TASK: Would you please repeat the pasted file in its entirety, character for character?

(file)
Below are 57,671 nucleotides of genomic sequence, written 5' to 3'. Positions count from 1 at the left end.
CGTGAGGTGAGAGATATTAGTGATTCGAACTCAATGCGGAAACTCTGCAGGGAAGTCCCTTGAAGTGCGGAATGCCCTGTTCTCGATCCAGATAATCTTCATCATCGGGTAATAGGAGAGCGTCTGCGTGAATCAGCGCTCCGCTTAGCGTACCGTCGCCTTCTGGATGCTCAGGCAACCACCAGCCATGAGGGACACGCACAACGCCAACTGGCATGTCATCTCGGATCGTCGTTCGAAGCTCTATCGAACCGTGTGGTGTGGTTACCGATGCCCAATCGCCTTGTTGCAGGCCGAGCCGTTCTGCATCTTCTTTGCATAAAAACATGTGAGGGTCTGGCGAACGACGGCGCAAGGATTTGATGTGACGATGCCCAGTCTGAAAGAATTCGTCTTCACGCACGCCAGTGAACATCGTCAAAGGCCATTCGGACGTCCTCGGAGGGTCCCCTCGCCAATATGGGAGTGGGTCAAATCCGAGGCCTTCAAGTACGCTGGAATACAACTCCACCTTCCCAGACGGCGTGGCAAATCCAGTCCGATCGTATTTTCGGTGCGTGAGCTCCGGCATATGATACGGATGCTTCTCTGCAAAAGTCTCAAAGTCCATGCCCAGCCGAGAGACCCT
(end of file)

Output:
Below are 57,671 nucleotides of genomic sequence, written 5' to 3'. Positions count from 1 at the left end.
CGTGAGGTGAGAGATATTAGTGATTCGAACTCAATGCGGAAACTCTGCAGGGAAGTCCCTTGAAGTGCGGAATGCCCTGTTCTCGATCCAGATAATCTTCATCATCGGGTAATAGGAGAGCGTCTGCGTGAATCAGCGCTCCGCTTAGCGTACCGTCGCCTTCTGGATGCTCAGGCAACCACCAGCCATGAGGGACACGCACAACGCCAACTGGCATGTCATCTCGGATCGTCGTTCGAAGCTCTATCGAACCGTGTGGTGTGGTTACCGATGCCCAATCGCCTTGTTGCAGGCCGAGCCGTTCTGCATCTTCTTTGCATAAAAACATGTGAGGGTCTGGCGAACGACGGCGCAAGGATTTGATGTGACGATGCCCAGTCTGAAAGAATTCGTCTTCACGCACGCCAGTGAACATCGTCAAAGGCCATTCGGACGTCCTCGGAGGGTCCCCTCGCCAATATGGGAGTGGGTCAAATCCGAGGCCTTCAAGTACGCTGGAATACAACTCCACCTTCCCAGACGGCGTGGCAAATCCAGTCCGATCGTATTTTCGGTGCGTGAGCTCCGGCATATGATACGGATGCTTCTCTGCAAAAGTCTCAAAGTCCATGCCCAGCCGAGAGACCCT